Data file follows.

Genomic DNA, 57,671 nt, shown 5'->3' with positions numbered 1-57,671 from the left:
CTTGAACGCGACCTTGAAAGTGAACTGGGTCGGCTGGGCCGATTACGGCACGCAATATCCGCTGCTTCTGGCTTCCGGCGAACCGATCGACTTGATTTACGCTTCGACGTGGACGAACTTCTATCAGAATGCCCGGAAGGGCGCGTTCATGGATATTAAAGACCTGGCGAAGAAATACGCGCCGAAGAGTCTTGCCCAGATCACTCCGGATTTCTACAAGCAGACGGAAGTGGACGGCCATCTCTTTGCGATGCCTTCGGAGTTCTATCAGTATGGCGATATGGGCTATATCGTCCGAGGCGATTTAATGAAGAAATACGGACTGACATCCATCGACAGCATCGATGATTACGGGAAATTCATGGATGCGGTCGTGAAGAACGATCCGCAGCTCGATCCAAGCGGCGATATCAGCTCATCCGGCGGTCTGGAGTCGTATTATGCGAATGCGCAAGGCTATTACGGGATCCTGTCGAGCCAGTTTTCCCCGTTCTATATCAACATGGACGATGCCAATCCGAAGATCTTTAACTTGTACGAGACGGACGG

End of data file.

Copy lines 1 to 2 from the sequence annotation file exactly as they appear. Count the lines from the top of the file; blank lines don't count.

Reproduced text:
Genomic DNA, 57,671 nt, shown 5'->3' with positions numbered 1-57,671 from the left:
CTTGAACGCGACCTTGAAAGTGAACTGGGTCGGCTGGGCCGATTACGGCACGCAATATCCGCTGCTTCTGGCTTCCGGCGAACCGATCGACTTGATTTACGCTTCGACGTGGACGAACTTCTATCAGAATGCCCGGAAGGGCGCGTTCATGGATATTAAAGACCTGGCGAAGAAATACGCGCCGAAGAGTCTTGCCCAGATCACTCCGGATTTCTACAAGCAGACGGAAGTGGACGGCCATCTCTTTGCGATGCCTTCGGAGTTCTATCAGTATGGCGATATGGGCTATATCGTCCGAGGCGATTTAATGAAGAAATACGGACTGACATCCATCGACAGCATCGATGATTACGGGAAATTCATGGATGCGGTCGTGAAGAACGATCCGCAGCTCGATCCAAGCGGCGATATCAGCTCATCCGGCGGTCTGGAGTCGTATTATGCGAATGCGCAAGGCTATTACGGGATCCTGTCGAGCCAGTTTTCCCCGTTCTATATCAACATGGACGATGCCAATCCGAAGATCTTTAACTTGTACGAGACGGACGG